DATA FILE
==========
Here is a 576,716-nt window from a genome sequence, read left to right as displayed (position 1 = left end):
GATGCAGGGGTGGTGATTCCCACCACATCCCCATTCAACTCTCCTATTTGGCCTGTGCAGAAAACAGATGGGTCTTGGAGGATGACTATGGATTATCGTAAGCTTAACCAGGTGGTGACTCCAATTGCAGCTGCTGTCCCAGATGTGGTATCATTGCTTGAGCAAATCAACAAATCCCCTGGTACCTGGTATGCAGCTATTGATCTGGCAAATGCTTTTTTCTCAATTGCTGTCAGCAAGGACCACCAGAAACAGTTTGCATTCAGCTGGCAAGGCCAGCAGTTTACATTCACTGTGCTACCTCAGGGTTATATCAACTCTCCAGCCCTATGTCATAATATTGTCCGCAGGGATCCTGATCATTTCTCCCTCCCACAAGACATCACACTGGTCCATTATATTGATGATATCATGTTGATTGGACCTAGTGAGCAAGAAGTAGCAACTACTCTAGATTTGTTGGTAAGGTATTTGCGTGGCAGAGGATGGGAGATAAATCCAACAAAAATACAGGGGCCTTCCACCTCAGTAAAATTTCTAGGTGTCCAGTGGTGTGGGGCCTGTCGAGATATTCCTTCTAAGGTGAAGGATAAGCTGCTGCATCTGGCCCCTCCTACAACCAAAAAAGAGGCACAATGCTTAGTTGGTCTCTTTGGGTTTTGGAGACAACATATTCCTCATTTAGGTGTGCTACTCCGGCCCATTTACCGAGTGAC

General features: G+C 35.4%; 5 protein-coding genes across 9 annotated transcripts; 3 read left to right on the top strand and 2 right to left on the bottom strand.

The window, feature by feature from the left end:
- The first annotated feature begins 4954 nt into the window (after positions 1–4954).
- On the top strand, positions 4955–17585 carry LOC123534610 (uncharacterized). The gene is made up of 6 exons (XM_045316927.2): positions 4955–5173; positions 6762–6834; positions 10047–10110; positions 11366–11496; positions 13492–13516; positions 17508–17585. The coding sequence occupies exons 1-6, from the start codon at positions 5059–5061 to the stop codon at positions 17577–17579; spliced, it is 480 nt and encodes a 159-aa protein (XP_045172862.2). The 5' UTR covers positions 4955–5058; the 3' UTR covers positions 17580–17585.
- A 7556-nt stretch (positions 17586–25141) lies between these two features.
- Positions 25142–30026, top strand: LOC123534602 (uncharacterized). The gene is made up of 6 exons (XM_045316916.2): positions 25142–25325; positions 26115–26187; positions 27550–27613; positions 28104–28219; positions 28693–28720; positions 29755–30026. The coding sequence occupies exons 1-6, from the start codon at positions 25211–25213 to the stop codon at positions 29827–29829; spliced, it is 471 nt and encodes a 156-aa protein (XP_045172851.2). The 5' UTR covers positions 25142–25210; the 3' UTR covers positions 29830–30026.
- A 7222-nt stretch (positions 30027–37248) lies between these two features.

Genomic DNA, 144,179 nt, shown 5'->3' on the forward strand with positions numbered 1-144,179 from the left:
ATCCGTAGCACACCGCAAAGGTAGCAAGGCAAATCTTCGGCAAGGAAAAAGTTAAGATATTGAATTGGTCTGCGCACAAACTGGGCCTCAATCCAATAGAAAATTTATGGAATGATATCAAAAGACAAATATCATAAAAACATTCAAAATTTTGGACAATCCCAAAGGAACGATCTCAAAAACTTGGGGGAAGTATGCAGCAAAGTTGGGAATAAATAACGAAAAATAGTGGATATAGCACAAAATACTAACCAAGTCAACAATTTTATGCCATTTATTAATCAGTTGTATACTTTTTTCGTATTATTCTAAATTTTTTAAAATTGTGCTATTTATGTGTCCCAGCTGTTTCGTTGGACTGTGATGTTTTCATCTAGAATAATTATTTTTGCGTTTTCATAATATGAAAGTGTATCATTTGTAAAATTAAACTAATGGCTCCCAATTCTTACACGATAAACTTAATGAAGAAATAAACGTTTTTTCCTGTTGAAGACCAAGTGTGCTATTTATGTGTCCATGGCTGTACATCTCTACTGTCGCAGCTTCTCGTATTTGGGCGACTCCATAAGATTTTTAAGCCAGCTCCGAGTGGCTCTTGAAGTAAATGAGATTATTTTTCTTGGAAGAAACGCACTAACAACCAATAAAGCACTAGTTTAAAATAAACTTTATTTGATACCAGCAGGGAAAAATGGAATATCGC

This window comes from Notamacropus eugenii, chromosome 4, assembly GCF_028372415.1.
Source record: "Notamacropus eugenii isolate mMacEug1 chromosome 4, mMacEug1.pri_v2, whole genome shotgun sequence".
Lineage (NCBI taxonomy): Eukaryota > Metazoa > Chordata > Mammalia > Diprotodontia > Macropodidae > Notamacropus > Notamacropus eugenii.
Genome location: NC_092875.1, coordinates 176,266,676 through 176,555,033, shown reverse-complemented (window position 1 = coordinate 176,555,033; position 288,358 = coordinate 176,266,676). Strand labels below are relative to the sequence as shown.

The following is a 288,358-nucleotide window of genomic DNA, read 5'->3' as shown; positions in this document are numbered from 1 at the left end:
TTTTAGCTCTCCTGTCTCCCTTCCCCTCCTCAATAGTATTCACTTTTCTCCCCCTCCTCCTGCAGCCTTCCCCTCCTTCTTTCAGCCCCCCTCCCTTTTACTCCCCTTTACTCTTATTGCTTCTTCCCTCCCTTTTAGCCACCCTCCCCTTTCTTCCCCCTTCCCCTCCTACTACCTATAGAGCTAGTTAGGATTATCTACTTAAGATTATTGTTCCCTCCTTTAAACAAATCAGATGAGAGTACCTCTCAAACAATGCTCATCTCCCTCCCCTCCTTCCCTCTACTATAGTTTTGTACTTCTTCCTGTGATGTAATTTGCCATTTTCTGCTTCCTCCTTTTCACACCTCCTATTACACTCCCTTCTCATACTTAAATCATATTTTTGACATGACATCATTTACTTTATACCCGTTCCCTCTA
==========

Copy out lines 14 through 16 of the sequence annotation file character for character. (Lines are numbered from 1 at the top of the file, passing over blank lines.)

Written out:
Lineage (NCBI taxonomy): Eukaryota > Metazoa > Chordata > Mammalia > Diprotodontia > Macropodidae > Notamacropus > Notamacropus eugenii.
Genome location: NC_092875.1, coordinates 176,266,676 through 176,555,033, shown reverse-complemented (window position 1 = coordinate 176,555,033; position 288,358 = coordinate 176,266,676). Strand labels below are relative to the sequence as shown.

The following is a 288,358-nucleotide window of genomic DNA, read 5'->3' as shown; positions in this document are numbered from 1 at the left end: